Magdalena lives in rural Bangladesh. She has endured extreme poverty most of her life, devastating natural disasters, and war — which left her a homeless widow.
Left with nothing but her grief, and faced with raising her children alone, Magdalena and the women in her village banded together.
The women were introduced to a group called CORR The Jute Works, so-called for the local jute fibre used in their crafts. Among these were sikas, traditional macramé-like hangers, which became Trade Aid’s very first product in 1973.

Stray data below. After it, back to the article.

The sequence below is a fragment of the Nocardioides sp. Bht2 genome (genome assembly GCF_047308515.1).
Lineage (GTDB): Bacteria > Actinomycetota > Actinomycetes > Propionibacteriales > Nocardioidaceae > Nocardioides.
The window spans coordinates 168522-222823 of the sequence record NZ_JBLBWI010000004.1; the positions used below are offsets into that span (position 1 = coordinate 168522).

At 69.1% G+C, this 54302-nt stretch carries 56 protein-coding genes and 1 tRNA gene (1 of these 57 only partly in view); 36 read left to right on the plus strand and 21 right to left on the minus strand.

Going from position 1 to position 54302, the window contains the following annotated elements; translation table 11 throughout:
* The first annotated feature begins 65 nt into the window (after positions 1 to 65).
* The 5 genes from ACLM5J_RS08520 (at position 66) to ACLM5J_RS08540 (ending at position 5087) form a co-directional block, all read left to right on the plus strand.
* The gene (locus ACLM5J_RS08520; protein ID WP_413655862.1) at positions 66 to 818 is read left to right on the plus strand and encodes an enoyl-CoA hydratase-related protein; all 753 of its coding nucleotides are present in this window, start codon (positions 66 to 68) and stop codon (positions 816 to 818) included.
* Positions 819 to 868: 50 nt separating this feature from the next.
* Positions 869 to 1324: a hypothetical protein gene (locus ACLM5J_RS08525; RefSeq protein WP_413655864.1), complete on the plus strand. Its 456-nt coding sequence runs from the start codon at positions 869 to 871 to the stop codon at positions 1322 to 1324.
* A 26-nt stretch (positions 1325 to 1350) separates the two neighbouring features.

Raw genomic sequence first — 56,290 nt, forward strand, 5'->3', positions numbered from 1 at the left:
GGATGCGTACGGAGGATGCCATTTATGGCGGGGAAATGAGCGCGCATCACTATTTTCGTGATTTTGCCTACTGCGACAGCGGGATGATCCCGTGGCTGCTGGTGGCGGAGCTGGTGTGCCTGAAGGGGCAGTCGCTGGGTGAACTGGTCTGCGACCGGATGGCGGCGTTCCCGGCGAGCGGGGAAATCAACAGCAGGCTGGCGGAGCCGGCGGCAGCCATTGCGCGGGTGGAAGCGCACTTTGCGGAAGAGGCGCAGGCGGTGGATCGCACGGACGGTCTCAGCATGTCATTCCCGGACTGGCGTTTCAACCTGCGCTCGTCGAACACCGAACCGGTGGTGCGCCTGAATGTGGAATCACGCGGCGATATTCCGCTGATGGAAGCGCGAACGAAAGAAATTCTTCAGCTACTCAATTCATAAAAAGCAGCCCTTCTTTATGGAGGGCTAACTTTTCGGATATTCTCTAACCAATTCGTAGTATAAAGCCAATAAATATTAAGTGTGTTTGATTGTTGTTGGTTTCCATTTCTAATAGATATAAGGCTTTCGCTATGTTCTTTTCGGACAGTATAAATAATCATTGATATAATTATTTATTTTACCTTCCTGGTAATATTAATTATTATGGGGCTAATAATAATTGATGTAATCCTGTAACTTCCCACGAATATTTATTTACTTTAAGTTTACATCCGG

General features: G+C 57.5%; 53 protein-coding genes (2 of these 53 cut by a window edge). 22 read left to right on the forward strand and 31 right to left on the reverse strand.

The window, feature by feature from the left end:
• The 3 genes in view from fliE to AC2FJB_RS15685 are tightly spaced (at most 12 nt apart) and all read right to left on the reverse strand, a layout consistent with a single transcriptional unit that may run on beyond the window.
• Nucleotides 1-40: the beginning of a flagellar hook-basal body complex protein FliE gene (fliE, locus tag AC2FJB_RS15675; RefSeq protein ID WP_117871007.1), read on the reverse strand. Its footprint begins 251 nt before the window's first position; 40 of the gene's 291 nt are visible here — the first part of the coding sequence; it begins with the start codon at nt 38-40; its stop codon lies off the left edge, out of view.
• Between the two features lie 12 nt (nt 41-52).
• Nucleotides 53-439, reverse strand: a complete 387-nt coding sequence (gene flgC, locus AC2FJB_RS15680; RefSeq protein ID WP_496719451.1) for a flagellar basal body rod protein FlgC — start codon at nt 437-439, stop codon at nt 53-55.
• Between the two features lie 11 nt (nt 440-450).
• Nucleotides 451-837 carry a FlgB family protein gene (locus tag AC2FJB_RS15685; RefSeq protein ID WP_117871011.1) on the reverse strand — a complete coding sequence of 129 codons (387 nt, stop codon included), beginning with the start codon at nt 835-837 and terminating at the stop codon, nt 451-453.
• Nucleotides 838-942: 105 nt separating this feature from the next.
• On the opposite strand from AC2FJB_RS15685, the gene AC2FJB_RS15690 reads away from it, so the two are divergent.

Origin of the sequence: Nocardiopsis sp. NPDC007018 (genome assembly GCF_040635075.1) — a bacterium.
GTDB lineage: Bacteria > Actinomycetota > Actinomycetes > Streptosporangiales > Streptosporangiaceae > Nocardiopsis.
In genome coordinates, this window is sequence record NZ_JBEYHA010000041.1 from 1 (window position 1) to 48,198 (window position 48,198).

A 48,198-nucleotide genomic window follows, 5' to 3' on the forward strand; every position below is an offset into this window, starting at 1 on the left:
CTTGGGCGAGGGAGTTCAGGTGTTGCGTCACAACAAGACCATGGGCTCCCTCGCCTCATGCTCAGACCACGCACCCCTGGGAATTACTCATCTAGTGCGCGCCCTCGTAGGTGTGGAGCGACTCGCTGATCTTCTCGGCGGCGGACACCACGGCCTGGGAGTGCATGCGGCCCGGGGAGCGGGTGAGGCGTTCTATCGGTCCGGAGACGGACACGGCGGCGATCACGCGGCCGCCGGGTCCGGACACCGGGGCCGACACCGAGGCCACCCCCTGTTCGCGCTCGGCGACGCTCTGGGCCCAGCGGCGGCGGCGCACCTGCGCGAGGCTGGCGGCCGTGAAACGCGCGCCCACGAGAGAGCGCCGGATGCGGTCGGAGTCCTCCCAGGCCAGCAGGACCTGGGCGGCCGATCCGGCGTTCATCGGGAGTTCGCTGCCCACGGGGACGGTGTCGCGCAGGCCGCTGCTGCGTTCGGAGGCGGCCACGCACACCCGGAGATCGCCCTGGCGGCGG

Through their craft work, the impoverished, mostly illiterate women not only grew to be self-reliant, owning houses and land, they broke the cycle of poverty. They passed their places in their group onto new generations and they educated their children. Many became university graduates, and Magdalena’s daughter is now the headmistress of a school of 862 pupils and 28 teachers.
Extraordinary change in just one generation.